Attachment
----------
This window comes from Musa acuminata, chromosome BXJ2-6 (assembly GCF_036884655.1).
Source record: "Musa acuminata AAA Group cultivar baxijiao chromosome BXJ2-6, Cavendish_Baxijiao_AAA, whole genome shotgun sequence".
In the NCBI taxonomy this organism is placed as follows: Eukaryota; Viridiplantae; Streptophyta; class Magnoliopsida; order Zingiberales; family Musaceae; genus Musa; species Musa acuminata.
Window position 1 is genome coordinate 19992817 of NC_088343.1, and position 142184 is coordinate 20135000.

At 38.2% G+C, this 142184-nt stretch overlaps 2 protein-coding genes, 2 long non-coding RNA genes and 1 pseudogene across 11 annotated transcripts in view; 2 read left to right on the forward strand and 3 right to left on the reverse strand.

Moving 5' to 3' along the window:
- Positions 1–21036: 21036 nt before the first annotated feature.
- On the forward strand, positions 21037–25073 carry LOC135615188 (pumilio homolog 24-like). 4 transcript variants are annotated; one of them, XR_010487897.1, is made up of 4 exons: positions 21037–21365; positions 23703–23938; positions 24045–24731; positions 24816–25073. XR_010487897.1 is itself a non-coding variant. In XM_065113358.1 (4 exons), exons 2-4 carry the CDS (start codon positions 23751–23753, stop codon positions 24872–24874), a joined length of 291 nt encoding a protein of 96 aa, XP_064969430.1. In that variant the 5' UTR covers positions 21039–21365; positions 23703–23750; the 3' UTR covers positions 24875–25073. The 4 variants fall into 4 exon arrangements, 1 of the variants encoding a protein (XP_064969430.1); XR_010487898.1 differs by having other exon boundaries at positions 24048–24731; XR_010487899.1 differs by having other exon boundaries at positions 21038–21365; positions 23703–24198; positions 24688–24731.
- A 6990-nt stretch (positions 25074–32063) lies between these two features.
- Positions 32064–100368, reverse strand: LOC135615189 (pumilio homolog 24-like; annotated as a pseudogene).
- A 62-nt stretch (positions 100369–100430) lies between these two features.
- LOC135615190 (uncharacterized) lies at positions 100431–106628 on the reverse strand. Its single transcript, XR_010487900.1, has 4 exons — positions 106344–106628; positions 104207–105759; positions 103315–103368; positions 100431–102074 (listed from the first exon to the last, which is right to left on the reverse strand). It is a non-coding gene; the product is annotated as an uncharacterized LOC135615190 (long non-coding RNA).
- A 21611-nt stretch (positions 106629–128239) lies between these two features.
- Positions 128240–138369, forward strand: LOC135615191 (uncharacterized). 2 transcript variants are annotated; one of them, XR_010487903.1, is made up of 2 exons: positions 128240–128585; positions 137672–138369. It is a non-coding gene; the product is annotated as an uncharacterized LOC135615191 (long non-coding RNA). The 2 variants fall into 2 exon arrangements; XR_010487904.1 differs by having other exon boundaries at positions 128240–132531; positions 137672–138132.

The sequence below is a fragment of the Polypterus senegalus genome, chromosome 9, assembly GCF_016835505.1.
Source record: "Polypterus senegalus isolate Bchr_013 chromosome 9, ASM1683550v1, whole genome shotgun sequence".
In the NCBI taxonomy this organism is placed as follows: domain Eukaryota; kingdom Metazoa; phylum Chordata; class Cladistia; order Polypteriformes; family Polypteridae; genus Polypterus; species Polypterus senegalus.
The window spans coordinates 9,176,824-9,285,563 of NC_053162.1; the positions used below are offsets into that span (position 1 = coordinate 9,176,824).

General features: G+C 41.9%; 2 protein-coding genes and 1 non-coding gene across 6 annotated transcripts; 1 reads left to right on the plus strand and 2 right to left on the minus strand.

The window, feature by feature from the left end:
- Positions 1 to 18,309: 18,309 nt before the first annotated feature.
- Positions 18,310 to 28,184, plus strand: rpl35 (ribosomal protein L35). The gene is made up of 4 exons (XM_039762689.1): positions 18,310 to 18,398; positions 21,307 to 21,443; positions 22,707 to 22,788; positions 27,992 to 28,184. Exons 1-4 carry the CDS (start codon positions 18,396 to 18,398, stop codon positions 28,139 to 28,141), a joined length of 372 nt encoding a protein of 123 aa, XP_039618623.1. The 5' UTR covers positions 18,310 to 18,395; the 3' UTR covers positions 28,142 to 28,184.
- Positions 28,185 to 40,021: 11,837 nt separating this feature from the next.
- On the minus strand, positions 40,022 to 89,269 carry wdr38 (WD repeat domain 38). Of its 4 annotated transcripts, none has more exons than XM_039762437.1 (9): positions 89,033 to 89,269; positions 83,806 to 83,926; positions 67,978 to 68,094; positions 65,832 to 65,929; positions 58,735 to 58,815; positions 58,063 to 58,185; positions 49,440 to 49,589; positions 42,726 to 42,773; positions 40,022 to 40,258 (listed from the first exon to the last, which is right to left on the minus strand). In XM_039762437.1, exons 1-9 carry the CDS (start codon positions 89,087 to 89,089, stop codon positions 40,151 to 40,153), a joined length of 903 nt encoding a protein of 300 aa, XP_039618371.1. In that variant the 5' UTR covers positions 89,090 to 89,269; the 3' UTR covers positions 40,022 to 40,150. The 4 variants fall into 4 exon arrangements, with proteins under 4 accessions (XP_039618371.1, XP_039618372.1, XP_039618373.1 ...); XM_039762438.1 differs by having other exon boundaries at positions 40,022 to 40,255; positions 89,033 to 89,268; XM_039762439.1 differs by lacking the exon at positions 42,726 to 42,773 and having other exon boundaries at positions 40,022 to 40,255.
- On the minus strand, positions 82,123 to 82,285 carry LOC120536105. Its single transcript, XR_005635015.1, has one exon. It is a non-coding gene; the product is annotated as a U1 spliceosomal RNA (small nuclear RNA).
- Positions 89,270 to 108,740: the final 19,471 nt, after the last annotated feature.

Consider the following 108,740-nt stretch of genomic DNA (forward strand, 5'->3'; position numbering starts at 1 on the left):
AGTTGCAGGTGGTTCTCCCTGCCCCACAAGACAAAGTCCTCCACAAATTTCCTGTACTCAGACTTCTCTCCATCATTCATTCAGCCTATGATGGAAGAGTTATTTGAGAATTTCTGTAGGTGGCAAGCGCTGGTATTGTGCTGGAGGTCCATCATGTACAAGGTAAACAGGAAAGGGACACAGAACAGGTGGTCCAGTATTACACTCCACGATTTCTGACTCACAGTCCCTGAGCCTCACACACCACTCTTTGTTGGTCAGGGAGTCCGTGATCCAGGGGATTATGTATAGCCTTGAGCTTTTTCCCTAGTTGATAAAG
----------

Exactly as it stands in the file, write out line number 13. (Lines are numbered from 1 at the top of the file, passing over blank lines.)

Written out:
- A 21611-nt stretch (positions 106629–128239) lies between these two features.